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The barbecue pork buns, which helped win Tim Ho Wan that game-changing Michelin star in 2009, are as good here as they are in Mong Kok, the dome-shaped pastry’s sugared crust encasing chunks of gravy-soaked pork. The beef balls are laced with coriander while the glutinous leaf-wrapped rice has generous nuggets of lap cheong (Chinese sausage) and shiitake. It’s enough to make a Hongkonger homesick.

4 Supernormal

Don’t let the neon cherry motifs, cube-box lighting and blond wood crossed with stainless steel décor fool you. Supernormal, with its open kitchen and bench seating, might be all Japanese to look at but chef-restaurateur Andrew McConnell’s time spent living and working in Shanghai and Hong Kong has rubbed off on the menu. Interpretations of Chinese dishes include slow-cooked Sichuan lamb with spring onion pancake and coriander paste and spicy braised eggplant with house tofu. Dumplings also rate a mention thanks to “two dedicated dumpling chefs who make 2,000 of them per day”, according to McConnell. Chilli- and spring-onion-sprinkled prawn and chicken dumplings come sitting like little yellow beanbags in spice vinegar, and the yellow-hued vegetarian dumplings get a good rap among meat-conscious Melburnians.

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Deconstructed duck bao comes on a plate of twice-cooked crispy-skin duck leg and slices of cucumber ready to be stuffed into pillowy buns and doused in vinegar and plum sauce. Such is Supernormal’s enthusiasm for bao that, this year, as part of the Melbourne Food & Wine Festival, the restaurant invited May Chow, from Hong Kong’s Little Bao, who served her PB&J ice cream bao and truffle fries to the crowd.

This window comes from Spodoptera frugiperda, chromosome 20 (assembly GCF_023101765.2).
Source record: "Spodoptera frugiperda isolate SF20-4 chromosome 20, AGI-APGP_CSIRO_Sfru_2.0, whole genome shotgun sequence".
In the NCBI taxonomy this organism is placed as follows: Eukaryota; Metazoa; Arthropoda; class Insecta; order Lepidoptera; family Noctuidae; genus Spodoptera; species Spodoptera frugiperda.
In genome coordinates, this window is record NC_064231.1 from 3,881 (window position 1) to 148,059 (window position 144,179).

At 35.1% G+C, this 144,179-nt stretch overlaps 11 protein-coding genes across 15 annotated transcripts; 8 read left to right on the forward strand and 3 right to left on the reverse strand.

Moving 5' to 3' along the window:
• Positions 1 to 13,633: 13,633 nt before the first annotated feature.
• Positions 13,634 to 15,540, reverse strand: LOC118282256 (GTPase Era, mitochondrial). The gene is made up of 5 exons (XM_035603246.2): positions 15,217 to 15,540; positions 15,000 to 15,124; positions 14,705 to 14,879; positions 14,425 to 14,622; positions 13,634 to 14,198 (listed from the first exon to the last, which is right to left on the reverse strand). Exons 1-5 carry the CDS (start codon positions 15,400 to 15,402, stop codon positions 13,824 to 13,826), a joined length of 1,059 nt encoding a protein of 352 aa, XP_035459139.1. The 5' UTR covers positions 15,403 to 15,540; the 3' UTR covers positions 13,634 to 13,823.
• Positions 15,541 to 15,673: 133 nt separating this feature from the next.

5 Lee Ho Fook

That’s no typo. The chefs from Melbourne’s Lee Ho Fook and Hong Kong’s cheekily named Ho Lee Fook – Victor Liong and Jowett Yu, respectively – are friends, and both alumni of Sydney’s Marque restaurant. Like Ho Lee Fook, Liong’s Melbourne restaurant serves an upbeat take on traditional Chinese dishes, albeit with a little more humour. His sweet and sour pork is an ironic throwback to the gloopy iconic Aussie-Chinese dish, but Liong’s version has the sauce perfectly sweet – not customarily sickly – and bolstered with chilli.

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Traditional classics include Chongqing chicken doused with Sichuan peppercorns, fried chilli and garlic oil, and tea eggs, the gelatinous orange yolks served with faux caviar and dill in a pond of green spring onion oil. Twists on classic noodle dishes, such as Spring Bay mussel char kway teow, are a reminder that the ingredients are sourced locally. The eatery’s crimson neon sign and graffiti-covered brick entry fit right into Melbourne’s laneways.

6 Wonderbao

Secreted away on a back street in a student neighbourhood on the edge of the CBD, Wonderbao is a quick-eats diner in which piles of bamboo steamers and rows of bottled chilli sauce line the white-tiled and bare-brick walls. No surprise what the fare is: steamed baos, but the quality is a revelation to seasoned eaters of Asian cuisine, who liken the flavours to those of home and the standard of the ingredients a notch above. The buns are handmade and the ingredients prepared daily. And it shows.

Traditional baos include custard buns with a red dot on top to differentiate them from the savoury version, and “da chicken bao”: an oversized version with chicken pieces, egg and shiitake. After 10.30am, gua baos, the open variety, come with experimental ingredients such as braised pork belly, pickled mustard, coriander and crushed peanuts. There are no famed Melbourne flat whites here – try the home-made hot soy milk instead.